SIOUX FALLS, S.D. (AP) — George McGovern once joked that he had wanted to run for president in the worst way — and that he had done so.
It was a campaign in 1972 dishonored by Watergate, a scandal that fully unfurled too late to knock Republican President Richard M. Nixon from his place as a commanding favorite for re-election. The South Dakota senator tried to make an issue out of the bungled attempt to wiretap the offices of the Democratic National Committee, calling Nixon the most corrupt president in history.
But the Democrat could not escape the embarrassing missteps of his own campaign. The most torturous was the selection of Missouri Sen. Thomas F. Eagleton as the vice presidential nominee and, 18 days later, following the disclosure that Eagleton had undergone electroshock therapy for depression, the decision to drop him from the ticket despite having pledged to back him "1,000 percent."
It was at once the most memorable and the most damaging line of his campaign, and called "possibly the most single damaging faux pas ever made by a presidential candidate" by the late political writer Theodore H. White.
After a hard day's campaigning — Nixon did virtually none — McGovern would complain to those around him that nobody was paying attention. With R. Sargent Shriver as his running mate, he went on to carry only Massachusetts and the District of Columbia, winning just 38 percent of the popular vote in one of the biggest landslides losses in American presidential history.
"Tom and I ran into a little snag back in 1972 that in the light of my much advanced wisdom today, I think was vastly exaggerated," McGovern said at an event with Eagleton in 2005. Noting that Nixon and his running mate, Spiro Agnew, would both ultimately resign, he joked, "If we had run in '74 instead of '72, it would have been a piece of cake."
A proud liberal who had argued fervently against the Vietnam War as a Democratic senator from South Dakota and three-time candidate for president, McGovern died at 5:15 a.m. Sunday at a Sioux Falls hospice, family spokesman Steve Hildebrand told The Associated Press. McGovern was 90.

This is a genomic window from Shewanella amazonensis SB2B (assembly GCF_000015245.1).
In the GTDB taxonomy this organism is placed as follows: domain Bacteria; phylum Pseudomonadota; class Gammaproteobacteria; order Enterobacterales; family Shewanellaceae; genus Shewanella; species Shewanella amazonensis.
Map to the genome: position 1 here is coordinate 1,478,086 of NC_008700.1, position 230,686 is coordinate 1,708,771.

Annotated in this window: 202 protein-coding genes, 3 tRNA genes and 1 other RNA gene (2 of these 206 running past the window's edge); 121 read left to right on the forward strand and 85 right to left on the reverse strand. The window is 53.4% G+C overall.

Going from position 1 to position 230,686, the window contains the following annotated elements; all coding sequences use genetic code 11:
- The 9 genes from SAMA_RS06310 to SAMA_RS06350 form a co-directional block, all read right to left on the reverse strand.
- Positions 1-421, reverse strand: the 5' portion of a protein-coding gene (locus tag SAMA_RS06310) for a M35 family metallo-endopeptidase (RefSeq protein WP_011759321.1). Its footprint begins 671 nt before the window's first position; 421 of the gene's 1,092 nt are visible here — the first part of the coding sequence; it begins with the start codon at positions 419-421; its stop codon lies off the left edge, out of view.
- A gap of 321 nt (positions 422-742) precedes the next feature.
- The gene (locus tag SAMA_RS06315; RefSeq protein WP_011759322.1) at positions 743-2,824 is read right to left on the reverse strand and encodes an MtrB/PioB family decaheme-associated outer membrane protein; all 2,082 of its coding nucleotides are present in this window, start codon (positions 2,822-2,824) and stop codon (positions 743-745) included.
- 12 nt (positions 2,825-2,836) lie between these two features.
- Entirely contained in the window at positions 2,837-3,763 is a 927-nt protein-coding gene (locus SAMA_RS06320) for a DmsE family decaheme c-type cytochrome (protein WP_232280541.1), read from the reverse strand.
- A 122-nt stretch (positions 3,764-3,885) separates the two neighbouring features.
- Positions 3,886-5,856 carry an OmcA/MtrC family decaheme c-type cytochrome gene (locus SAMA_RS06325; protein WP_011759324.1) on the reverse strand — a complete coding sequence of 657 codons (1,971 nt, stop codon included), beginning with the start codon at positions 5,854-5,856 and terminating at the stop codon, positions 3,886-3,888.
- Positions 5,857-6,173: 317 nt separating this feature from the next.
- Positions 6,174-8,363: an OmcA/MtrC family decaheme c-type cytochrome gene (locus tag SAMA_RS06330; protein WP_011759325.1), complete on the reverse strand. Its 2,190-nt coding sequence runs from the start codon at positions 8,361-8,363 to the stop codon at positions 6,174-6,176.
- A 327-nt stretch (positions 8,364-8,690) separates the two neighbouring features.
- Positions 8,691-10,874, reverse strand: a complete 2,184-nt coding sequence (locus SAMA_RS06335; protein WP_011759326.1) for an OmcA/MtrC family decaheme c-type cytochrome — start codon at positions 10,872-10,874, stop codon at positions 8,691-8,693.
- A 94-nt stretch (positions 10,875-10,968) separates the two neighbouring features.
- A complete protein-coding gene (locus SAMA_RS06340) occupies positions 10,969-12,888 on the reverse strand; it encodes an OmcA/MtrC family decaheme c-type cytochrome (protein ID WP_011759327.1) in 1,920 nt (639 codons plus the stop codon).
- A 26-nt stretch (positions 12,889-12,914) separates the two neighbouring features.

McGovern's family had said late last week that McGovern had become unresponsive while in hospice care, and Hildebrand said he was surrounded by family and lifelong friends when he died.
"We are blessed to know that our father lived a long, successful and productive life advocating for the hungry, being a progressive voice for millions and fighting for peace. He continued giving speeches, writing and advising all the way up to and past his 90th birthday, which he celebrated this summer," the family said in the statement.
A public viewing is planned Thursday at First United Methodist Church in Sioux Falls. Funeral services will be Friday at Mary Sommervold Hall at the Washington Pavilion of Arts and Science in Sioux Falls.
A decorated World War II bomber pilot, McGovern said he learned to hate war by waging it. In his disastrous race against Nixon, he promised to end the Vietnam War and cut defense spending by billions of dollars. He helped create the Food for Peace program and spent much of his career believing the United States should be more accommodating to the former Soviet Union.
Never a showman, he made his case with a style as plain as the prairies where he grew up, sounding often more like the Methodist minister he'd once studied to become than longtime U.S. senator and three-time candidate for president he became.
And he never shied from the word "liberal," even as other Democrats blanched at the word and Republicans used it as an epithet.
"I am a liberal and always have been," McGovern said in 2001. "Just not the wild-eyed character the Republicans made me out to be."